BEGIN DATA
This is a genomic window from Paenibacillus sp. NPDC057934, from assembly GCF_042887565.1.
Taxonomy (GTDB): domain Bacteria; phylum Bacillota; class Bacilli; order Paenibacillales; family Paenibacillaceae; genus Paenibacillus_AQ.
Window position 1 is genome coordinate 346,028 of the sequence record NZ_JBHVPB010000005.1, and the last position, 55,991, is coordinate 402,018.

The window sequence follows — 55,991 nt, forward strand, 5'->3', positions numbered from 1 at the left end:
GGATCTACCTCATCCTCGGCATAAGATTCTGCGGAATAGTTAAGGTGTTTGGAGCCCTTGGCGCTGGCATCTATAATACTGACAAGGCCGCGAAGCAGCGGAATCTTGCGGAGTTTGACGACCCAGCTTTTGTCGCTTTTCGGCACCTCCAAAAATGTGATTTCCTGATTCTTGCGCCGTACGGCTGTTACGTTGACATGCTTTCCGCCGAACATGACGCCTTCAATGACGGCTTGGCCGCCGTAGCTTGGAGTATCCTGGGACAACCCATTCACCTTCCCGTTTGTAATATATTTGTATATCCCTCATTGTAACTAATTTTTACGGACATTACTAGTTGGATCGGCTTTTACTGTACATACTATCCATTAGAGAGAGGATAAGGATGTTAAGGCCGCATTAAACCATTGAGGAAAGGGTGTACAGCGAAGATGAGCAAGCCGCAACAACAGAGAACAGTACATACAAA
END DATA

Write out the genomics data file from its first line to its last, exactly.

This is a genomic window from Paenibacillus sp. NPDC057934, from assembly GCF_042887565.1.
Taxonomy (GTDB): domain Bacteria; phylum Bacillota; class Bacilli; order Paenibacillales; family Paenibacillaceae; genus Paenibacillus_AQ.
Window position 1 is genome coordinate 346,028 of the sequence record NZ_JBHVPB010000005.1, and the last position, 55,991, is coordinate 402,018.

The window sequence follows — 55,991 nt, forward strand, 5'->3', positions numbered from 1 at the left end:
GGATCTACCTCATCCTCGGCATAAGATTCTGCGGAATAGTTAAGGTGTTTGGAGCCCTTGGCGCTGGCATCTATAATACTGACAAGGCCGCGAAGCAGCGGAATCTTGCGGAGTTTGACGACCCAGCTTTTGTCGCTTTTCGGCACCTCCAAAAATGTGATTTCCTGATTCTTGCGCCGTACGGCTGTTACGTTGACATGCTTTCCGCCGAACATGACGCCTTCAATGACGGCTTGGCCGCCGTAGCTTGGAGTATCCTGGGACAACCCATTCACCTTCCCGTTTGTAATATATTTGTATATCCCTCATTGTAACTAATTTTTACGGACATTACTAGTTGGATCGGCTTTTACTGTACATACTATCCATTAGAGAGAGGATAAGGATGTTAAGGCCGCATTAAACCATTGAGGAAAGGGTGTACAGCGAAGATGAGCAAGCCGCAACAACAGAGAACAGTACATACAAA